Top Credit Suisse Wealth Management Interview QuestionsLast Updated:
Credit Suisse offers one of the oldest and most storied wealth management practices. Credit Suisse offers a global and integrated platform that for a young person looking to get their start should be highly enticing as it will allow for access to a wide diversity of bespoke products and expertise.
Like many investment banks - that are shuttering from increased regulations post-financial crisis - Credit Suisse has doubled down on its already strong wealth management platform. Every indication is that over the past decade CS has strived to increase market penetration, broaden the mandate of its wealth managers, and try to compete aggressively for new business.
As I've mentioned many times before - when talking about firms like Goldman and UBS - you should expect wealth management interviews at Credit Suisse to be significantly more rigorous than you'd expect at smaller independent wealth managers.
In particular, you should expect to be able to talk about markets and products in a relatively advanced fashion. No one expects you to be an expert in everything, of course. In particular if you're just doing a summer internship program. However, you should be prepared for some of the interview questions we will be covering below.
Credit Suisse Wealth Management Interview Questions
The following are five of the top interview questions you must have carefully crafted answers for. As you'll see, the answers provided to the questions below show a contextual understanding of what wealth management really is in practice.
Whenever I do a write up on the most common interview questions for wealth management, I always include the famous "Why" question. It's obvious, but it's also always asked.
In fact, it comes up so often that I dedicated an entire post to it here.
For Credit Suisse in particular, you want to touch on the points I brought up in the introduction of this post. CS has a global brand, has one of the largest wealth management platforms, and has a diversity of proprietary products (like their own structured notes).
Further, the wealth management training program isn't run in some ad hoc fashion - like at some independent shops - but rather provides in-depth, real-world training that provides the best possible opportunity to succeed.
While joining a large corporation always has its faults - like bureaucracy and restriction on what exactly you can do - it also has the benefit of providing you the most structured way to break into the industry and (most importantly) stay within the industry.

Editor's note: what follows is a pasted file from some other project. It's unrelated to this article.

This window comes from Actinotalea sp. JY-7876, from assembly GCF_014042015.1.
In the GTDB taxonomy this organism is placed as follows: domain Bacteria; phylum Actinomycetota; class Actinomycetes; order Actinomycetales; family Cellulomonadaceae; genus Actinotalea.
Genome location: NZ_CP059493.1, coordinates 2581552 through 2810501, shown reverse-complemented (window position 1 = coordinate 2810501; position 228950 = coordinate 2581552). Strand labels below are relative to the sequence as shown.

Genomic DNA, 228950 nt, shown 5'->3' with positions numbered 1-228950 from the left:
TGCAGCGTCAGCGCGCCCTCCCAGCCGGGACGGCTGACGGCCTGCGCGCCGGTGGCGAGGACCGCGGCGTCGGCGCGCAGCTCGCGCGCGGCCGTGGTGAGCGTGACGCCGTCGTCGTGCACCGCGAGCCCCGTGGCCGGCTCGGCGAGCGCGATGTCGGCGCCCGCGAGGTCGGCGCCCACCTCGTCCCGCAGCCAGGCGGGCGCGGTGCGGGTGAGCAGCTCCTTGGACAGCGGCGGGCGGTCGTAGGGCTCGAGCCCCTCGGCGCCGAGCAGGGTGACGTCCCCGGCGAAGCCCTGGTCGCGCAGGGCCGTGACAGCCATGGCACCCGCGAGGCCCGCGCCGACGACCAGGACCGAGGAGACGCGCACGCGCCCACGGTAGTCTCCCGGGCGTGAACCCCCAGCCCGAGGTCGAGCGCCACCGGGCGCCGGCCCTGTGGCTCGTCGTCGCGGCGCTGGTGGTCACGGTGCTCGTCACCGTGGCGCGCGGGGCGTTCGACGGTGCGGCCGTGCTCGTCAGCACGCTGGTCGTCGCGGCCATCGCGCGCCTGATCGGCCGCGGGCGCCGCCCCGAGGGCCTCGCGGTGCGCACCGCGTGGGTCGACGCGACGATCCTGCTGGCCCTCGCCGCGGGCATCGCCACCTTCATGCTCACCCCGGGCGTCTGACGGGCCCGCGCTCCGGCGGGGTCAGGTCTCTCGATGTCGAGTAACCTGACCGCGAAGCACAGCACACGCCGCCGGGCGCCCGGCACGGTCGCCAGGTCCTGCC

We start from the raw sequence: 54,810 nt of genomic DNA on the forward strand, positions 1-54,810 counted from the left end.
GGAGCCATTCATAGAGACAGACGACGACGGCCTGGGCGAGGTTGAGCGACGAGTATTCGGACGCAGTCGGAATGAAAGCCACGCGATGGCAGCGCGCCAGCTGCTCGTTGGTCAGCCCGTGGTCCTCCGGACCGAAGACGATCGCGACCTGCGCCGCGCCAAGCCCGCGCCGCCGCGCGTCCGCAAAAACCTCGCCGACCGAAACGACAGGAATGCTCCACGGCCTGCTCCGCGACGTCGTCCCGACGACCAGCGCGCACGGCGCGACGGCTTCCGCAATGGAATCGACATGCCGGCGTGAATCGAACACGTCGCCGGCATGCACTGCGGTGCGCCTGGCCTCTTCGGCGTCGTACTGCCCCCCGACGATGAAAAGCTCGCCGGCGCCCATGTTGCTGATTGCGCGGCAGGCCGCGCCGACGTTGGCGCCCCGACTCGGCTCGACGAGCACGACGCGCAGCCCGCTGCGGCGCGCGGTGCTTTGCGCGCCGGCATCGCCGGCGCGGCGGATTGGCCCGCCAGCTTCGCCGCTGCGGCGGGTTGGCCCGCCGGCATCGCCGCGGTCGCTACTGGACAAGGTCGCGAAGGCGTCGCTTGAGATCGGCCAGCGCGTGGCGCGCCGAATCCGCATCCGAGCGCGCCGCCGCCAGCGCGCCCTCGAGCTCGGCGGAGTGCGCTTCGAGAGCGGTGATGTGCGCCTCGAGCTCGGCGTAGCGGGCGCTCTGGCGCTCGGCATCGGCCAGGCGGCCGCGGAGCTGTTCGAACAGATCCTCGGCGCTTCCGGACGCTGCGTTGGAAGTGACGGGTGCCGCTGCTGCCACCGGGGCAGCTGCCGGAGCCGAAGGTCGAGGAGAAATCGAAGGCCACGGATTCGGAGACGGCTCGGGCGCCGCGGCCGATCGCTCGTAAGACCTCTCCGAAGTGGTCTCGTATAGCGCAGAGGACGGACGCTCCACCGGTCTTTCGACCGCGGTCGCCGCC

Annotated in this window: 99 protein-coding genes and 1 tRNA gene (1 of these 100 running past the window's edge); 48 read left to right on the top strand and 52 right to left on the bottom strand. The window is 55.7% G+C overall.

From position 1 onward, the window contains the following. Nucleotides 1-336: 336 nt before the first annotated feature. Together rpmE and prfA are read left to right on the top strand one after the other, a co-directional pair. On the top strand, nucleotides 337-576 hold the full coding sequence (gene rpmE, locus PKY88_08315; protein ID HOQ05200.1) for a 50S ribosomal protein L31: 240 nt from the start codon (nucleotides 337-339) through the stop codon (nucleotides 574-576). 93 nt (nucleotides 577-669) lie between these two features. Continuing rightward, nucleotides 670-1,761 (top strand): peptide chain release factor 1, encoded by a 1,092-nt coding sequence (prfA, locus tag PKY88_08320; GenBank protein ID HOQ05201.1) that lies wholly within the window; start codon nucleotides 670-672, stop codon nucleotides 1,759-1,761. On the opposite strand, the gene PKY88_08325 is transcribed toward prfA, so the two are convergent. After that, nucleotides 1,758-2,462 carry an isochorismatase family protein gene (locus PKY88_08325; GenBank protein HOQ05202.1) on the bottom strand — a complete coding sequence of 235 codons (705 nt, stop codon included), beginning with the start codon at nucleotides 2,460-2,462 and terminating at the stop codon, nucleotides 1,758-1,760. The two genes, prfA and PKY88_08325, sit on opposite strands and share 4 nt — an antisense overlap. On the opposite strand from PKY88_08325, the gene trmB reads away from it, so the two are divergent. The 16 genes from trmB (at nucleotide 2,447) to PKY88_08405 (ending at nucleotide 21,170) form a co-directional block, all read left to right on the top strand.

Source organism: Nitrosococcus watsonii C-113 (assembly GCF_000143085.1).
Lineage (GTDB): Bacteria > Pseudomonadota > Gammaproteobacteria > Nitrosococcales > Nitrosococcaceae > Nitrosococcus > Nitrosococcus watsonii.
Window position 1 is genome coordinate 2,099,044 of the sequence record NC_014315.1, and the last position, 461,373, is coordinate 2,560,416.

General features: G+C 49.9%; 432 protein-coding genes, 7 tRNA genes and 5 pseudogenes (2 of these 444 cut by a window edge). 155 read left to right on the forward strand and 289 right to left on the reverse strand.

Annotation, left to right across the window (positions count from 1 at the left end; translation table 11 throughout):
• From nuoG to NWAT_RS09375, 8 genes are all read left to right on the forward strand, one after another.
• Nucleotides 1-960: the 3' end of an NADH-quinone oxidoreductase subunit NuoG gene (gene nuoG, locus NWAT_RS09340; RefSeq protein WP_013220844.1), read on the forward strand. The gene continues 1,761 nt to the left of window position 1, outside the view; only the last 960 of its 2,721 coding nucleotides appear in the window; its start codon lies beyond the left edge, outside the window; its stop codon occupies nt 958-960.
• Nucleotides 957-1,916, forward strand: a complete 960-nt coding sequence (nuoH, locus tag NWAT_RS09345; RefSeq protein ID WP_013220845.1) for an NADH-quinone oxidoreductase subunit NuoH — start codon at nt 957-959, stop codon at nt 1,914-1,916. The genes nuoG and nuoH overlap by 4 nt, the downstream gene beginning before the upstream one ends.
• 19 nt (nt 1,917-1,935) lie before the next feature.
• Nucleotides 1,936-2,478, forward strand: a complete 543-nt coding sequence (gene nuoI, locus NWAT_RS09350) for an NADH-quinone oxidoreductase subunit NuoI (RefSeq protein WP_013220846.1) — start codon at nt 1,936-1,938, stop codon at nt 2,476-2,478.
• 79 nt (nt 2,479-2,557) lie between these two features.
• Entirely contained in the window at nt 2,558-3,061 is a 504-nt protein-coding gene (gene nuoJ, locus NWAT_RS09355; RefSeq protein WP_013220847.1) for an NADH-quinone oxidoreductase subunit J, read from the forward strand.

Wealth management is, at the end of the day, a people business and a sales job. Part of what your day-to-day life will involve is calling up folks who are either clients or could one day turn into clients.
As a result, it's always a bad idea to come into a wealth management interview and not have spoken to anyone who's actually in the industry.
When asked this question you should immediately start going over the number of existing, successful wealth managers that you've talked to. You should then talk about their advice to you, what pros and cons they think the role has, and what kinds of people are likely to succeed in the industry.
This way you can frame your answer to how you know wealth management is right for you by illustrating that you've taken the initiative to talk to folks in the industry and find everything they've told you has aligned with your expectations.
After all, the best way to know anything in life is right for you is via seeing people like you succeed in that thing!
One thing interviewers will often do is try to see whether or not you really know what wealth management is, or are just interested in the job because it sounds fancy and you'll be able to tell people you work at a fancy bank.
Wealth managers - at places like CS, MS, GS, etc. - are not going to clients and pitching specific equity investments to them. For example, no one is going to a client and saying they should put 10% of their net worth in Tesla.
Instead, wealth managers are seeking to pitch their clients strategies that align with the client's long term goals in a way that is prudent. So while a client may express an interest in riskier tech exposure, that tech exposure will probably be pitched to a client in a format that gives them a more broad exposure to this category than can be achieved by hand picking equities.